9-Year-Old Zion Harvey Conquers the World After Becoming First Kid Ever to Receive Double Hand Transplant
In July 2015, Zion Harvey, now 9, became the first kid in the world to get a double hand transplant
Thirteen months after becoming the first child in the world to get a double hand transplant, Zion Harvey can throw a football, feed himself a slice of pizza and pick up and hold his 3-year-old little sister Zoé – none of which he could do before the groundbreaking surgery.
Most importantly to Zion, 9, he can play every sport he ever wanted to play – which is the whole reason he wanted the surgery in the first place.
He was tired of always being picked last – or not at all – when it came time to choose teams at school.
“Now I can play soccer and I can play football and I can play all these other sports and they can’t isolate me out anymore,” he tells PEOPLE exclusively.
His mom, Pattie Ray, could not be more grateful and happy with the outcome.
“Just seeing him where he is today makes it all worth it,” says Ray, 27, a phlebotomist, who is also working toward getting a degree in nursing. “I feel blessed.”
They are both grateful to the donor’s family, who has remained anonymous but released a statement Tuesday.
“We always felt our son was a miracle and wanted his life to be a gift to others,” read the statement from the family of his donor.
At 2 p.m. Tuesday, doctors from The Children’s Hospital of Philadelphia, Penn Medicine and Shriners Hospital for Children in Philadelphia will hold a press conference with Zion and his mom and show the world all that he can now do and also release a video of his journey.
“He has exceeded our every expectation,” Dr. L. Scott Levin, an orthopedic and plastic surgeon who heads the hand transplant programs at CHOP and Penn Medicine, tells PEOPLE exclusively. “He eats. He writes. He goes to the bathroom. He dresses himself. He plays baseball. He can do pull-ups on a bar.
For more on Zion Harvey and his amazing story, check out this week’s issue of PEOPLE, on newsstands Friday.
“This is really what his operation and this procedure was designed to do,” he says, “not to merely transplant hands, but create functional hands that allow Zion to integrate with his world like you and I integrate with our world.”
While he still can’t quite swing from the monkey bars – as he famously told his hand surgeon he wanted to do one day – he’s almost there.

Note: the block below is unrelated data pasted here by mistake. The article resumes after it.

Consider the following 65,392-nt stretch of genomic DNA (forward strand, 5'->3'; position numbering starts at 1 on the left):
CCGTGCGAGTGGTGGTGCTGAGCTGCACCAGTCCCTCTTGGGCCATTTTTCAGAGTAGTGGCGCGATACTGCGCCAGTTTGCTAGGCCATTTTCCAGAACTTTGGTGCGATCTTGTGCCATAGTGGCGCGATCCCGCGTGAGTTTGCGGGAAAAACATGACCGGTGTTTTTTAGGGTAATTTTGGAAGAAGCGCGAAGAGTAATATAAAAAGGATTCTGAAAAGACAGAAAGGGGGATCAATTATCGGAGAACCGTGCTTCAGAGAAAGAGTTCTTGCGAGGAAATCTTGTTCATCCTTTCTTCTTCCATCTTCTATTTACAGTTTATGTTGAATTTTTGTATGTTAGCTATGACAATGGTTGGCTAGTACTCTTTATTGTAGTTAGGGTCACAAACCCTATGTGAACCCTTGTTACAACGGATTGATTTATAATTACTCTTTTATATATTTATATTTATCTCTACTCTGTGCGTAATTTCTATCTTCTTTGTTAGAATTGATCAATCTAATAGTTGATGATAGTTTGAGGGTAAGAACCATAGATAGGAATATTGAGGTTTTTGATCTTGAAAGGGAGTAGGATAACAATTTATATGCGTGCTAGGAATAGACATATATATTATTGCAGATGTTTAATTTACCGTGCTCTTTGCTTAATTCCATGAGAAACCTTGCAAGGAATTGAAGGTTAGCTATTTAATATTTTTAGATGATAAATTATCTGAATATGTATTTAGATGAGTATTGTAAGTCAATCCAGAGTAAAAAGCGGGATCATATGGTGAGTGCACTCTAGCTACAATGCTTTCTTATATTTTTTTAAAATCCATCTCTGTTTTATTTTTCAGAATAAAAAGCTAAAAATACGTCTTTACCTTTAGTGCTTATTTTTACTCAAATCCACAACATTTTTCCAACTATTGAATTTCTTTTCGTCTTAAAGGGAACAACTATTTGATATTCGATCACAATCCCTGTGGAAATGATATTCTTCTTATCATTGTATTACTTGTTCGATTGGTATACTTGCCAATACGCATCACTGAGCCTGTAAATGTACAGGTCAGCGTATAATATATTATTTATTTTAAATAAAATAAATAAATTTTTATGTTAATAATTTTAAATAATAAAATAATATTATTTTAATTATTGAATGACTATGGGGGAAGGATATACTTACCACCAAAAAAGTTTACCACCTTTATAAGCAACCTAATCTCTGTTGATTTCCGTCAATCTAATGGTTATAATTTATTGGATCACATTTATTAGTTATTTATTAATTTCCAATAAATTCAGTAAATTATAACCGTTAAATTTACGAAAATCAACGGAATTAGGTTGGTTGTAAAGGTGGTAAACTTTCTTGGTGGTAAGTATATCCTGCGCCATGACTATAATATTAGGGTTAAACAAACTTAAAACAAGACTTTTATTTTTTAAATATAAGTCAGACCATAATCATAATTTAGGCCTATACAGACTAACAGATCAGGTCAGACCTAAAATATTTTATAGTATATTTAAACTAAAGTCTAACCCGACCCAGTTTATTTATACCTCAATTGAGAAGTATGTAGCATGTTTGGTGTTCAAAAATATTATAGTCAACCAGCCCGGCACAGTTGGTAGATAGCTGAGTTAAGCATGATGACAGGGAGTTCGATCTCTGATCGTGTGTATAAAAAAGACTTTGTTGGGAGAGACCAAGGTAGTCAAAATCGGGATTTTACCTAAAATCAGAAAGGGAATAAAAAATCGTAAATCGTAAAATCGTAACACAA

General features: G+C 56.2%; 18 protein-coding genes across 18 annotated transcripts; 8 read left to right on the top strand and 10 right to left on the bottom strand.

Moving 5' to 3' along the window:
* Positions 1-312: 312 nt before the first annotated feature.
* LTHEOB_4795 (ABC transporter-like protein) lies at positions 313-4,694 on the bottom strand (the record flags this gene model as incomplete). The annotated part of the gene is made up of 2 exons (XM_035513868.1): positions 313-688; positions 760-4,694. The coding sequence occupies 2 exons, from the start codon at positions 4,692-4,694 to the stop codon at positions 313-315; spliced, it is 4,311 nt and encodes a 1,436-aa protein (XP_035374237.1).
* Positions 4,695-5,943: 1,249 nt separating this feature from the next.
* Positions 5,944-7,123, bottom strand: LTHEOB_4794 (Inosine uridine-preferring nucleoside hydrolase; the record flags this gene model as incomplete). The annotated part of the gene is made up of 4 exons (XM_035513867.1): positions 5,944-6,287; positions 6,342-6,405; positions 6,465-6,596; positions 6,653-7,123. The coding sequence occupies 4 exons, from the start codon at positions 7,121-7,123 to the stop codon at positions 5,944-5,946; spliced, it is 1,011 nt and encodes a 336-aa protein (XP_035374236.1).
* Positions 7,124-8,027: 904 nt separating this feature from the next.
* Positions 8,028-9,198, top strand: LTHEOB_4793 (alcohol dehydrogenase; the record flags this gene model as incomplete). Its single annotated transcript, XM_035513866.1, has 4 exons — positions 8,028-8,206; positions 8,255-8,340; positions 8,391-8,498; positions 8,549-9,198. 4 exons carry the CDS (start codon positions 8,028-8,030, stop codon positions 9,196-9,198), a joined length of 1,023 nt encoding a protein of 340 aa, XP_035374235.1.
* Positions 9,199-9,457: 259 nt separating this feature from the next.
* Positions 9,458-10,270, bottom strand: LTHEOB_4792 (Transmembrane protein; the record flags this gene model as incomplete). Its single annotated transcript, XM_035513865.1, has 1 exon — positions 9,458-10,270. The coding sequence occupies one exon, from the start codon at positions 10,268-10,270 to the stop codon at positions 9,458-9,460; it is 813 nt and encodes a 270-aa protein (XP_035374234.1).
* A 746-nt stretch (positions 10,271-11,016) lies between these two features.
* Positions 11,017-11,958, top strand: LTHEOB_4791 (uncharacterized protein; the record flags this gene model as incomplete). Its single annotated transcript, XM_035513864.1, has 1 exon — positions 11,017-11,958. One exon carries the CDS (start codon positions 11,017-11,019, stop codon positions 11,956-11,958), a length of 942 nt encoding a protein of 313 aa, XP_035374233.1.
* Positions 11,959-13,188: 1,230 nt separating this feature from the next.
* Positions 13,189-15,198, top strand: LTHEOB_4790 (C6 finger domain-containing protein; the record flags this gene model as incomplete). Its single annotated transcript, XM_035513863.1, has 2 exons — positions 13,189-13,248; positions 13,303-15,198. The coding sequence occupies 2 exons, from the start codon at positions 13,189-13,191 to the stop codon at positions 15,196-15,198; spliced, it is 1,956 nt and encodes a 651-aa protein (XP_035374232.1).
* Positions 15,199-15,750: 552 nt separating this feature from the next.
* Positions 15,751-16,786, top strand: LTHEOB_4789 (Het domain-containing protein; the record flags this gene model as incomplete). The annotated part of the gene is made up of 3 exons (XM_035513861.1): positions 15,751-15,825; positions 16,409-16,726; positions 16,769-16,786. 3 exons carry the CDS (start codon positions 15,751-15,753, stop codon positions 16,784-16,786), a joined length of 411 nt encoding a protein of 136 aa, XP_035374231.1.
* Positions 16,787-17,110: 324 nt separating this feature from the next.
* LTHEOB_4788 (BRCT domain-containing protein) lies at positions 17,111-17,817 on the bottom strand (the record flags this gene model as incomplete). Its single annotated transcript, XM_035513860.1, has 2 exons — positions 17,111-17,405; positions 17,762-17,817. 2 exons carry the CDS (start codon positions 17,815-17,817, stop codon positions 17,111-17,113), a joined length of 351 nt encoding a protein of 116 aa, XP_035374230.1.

“He’ll do that eventually,” says Dr. Levin. “There’s no question in my mind about it. No question. In terms of his function, he is exquisitely functional, and is showing us more and more each day.”
Zion lost his hands and his feet (and both his kidneys) to a severe staph infection when he was just two years old. He spent most of the year in a hospital fighting for his life. When he was 4, his mother donated one of her kidneys to him.
Since the surgery, he’s had nothing but success. On August 2, he even threw out the first pitch at a Baltimore Orioles game.
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In the midst of all the joy, there is sorrow as well. Zion’s stepfather, Kevon Gant, 29, was killed in a still-unsolved shooting in Baltimore in May. But Ray is moving from their home in Owings Mills, Maryland, to North Carolina, where she has family, later this week, something she and her late husband had been trying to do for years.
“My husband and I had been planning to move as soon as our lease was up at the end of August,” she says. “Now we still want to go. It’s time for something new.”
But she and Zion are fighters. They still plan to keep sharing his story. They have already done two speaking engagements and plan to keep doing more.
“I love to do them because I feel like we are giving back and we are making people aware of something that the world is not aware of,” she says.
And one day he may have to share his stardom. Zion may be the first kid in the world to get new hands but Dr. Levin hopes he won’t be the last.
“We plan on moving the pediatric program forward,” he says. “We have several patients who are currently undergoing evaluation.”